Iran's President-elect Ebrahim Raisi vowed on Tuesday his government would start rapid COVID-19 vaccinations to help relaunch an economy at the epicentre of the pandemic in the Middle East, Reuters reported.
"The quickest general vaccination … will be among our immediate programmes from the first day of the government," Raisi said in remarks carried live by state TV.
"Domestically produced vaccines, and if necessary those produced abroad (will be obtained) quickly …so that people will feel at ease and the economy will flourish," Raisi said in a speech in the holy Shi'ite Muslim city of Mashhad in northeastern Iran.
The government of outgoing President Hassan Rouhani has faced criticism for a slow vaccination drive, which officials have blamed on US sanctions hampering efforts to buy foreign vaccines and on delays in deliveries.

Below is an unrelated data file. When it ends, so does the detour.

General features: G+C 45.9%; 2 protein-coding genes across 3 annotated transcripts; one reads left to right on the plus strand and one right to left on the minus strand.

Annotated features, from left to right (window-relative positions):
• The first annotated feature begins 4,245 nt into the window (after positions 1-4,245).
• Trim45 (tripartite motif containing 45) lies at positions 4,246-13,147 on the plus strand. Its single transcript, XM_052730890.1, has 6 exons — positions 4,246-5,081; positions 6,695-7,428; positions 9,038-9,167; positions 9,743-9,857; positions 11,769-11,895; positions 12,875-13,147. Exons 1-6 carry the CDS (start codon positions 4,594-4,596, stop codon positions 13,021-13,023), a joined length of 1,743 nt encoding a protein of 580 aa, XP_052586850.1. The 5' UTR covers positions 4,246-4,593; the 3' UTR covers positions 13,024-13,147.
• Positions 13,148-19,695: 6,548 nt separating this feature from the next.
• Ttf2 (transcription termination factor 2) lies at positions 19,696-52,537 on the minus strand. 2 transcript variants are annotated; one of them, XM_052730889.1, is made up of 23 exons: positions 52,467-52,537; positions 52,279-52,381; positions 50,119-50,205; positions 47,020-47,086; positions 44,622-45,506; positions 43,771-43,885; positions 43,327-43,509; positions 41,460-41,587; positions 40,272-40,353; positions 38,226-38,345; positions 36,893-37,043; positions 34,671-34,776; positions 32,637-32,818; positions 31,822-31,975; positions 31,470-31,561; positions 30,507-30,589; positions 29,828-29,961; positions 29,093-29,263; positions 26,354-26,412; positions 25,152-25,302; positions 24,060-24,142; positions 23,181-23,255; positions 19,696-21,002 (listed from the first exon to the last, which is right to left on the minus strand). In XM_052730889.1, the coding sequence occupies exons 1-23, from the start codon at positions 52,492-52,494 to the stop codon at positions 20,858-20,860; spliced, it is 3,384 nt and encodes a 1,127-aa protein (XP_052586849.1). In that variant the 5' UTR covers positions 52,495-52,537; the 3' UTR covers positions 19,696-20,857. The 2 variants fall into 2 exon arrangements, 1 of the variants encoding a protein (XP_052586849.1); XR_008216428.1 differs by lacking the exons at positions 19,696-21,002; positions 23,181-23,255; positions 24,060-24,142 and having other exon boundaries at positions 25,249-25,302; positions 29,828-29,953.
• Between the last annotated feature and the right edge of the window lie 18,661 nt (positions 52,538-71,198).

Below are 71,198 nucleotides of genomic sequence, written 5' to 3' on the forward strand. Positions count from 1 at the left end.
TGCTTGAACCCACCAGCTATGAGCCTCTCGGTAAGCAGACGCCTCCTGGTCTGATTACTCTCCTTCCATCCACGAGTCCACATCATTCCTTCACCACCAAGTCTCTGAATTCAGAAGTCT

Iran will focus on using three locally made COVID-19 vaccines, including Russia's Sputnik V and a vaccine jointly produced with Cuba, the current government's spokesman, Ali Rabiei, said earlier on Tuesday. Raisi's government takes over in early August.
Vaccinations with the COVIran Barakat vaccine, developed by a state-affiliated conglomerate, started this week, Rabiei was quoted by Iranian news agencies as saying.
Iran, which has lost 83,217 of its population of 83 million to the virus, launched human trials of COVIran in December and has since started clinical trials of at least three other vaccines.
Rabiei said the Pasteurcovac vaccine, known as Soberana 2 in Cuba, is expected to be licensed for public use this week in Iran.
The joint Iranian-Cuban vaccine has been received by 24,000 people in clinical trials in Iran, Health Ministry spokesman Kianush Jahanpur said on Twitter. Cuba said the vaccine had proved 62% effective with just two of its three doses.
"The domestically produced Sputnik V vaccine will enter general vaccination from next week," Rabiei was quoted as saying. Iran announced plans in late March to launch domestic production of Sputnik V.